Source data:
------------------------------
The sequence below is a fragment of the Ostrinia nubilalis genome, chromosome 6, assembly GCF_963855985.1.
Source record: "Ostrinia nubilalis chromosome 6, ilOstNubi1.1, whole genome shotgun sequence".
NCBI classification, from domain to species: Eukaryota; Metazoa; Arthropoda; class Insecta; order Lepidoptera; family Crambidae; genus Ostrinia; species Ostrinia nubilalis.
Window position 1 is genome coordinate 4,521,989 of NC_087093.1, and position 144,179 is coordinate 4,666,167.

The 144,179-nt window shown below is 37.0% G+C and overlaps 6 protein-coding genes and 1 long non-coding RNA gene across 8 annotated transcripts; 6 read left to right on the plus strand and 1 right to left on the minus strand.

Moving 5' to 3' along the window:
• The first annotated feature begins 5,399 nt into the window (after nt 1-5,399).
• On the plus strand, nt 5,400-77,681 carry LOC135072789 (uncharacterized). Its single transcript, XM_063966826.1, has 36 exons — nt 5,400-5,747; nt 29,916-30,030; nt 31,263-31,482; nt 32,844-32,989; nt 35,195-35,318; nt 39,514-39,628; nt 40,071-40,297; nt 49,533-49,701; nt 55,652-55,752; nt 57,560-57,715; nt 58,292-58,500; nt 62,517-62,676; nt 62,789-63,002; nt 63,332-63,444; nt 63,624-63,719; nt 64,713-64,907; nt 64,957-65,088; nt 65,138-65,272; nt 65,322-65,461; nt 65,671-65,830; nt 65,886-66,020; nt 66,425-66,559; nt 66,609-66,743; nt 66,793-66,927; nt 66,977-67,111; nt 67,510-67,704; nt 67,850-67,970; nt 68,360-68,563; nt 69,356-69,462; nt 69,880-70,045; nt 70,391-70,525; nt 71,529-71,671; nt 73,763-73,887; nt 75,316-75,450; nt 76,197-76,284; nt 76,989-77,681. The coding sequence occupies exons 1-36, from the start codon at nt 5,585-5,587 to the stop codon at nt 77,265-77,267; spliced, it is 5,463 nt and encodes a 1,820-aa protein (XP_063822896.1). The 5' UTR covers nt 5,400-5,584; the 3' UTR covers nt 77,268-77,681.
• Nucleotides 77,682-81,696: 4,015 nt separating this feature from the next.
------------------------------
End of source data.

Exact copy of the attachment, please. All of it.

The sequence below is a fragment of the Ostrinia nubilalis genome, chromosome 6, assembly GCF_963855985.1.
Source record: "Ostrinia nubilalis chromosome 6, ilOstNubi1.1, whole genome shotgun sequence".
NCBI classification, from domain to species: Eukaryota; Metazoa; Arthropoda; class Insecta; order Lepidoptera; family Crambidae; genus Ostrinia; species Ostrinia nubilalis.
Window position 1 is genome coordinate 4,521,989 of NC_087093.1, and position 144,179 is coordinate 4,666,167.

The 144,179-nt window shown below is 37.0% G+C and overlaps 6 protein-coding genes and 1 long non-coding RNA gene across 8 annotated transcripts; 6 read left to right on the plus strand and 1 right to left on the minus strand.

Moving 5' to 3' along the window:
• The first annotated feature begins 5,399 nt into the window (after nt 1-5,399).
• On the plus strand, nt 5,400-77,681 carry LOC135072789 (uncharacterized). Its single transcript, XM_063966826.1, has 36 exons — nt 5,400-5,747; nt 29,916-30,030; nt 31,263-31,482; nt 32,844-32,989; nt 35,195-35,318; nt 39,514-39,628; nt 40,071-40,297; nt 49,533-49,701; nt 55,652-55,752; nt 57,560-57,715; nt 58,292-58,500; nt 62,517-62,676; nt 62,789-63,002; nt 63,332-63,444; nt 63,624-63,719; nt 64,713-64,907; nt 64,957-65,088; nt 65,138-65,272; nt 65,322-65,461; nt 65,671-65,830; nt 65,886-66,020; nt 66,425-66,559; nt 66,609-66,743; nt 66,793-66,927; nt 66,977-67,111; nt 67,510-67,704; nt 67,850-67,970; nt 68,360-68,563; nt 69,356-69,462; nt 69,880-70,045; nt 70,391-70,525; nt 71,529-71,671; nt 73,763-73,887; nt 75,316-75,450; nt 76,197-76,284; nt 76,989-77,681. The coding sequence occupies exons 1-36, from the start codon at nt 5,585-5,587 to the stop codon at nt 77,265-77,267; spliced, it is 5,463 nt and encodes a 1,820-aa protein (XP_063822896.1). The 5' UTR covers nt 5,400-5,584; the 3' UTR covers nt 77,268-77,681.
• Nucleotides 77,682-81,696: 4,015 nt separating this feature from the next.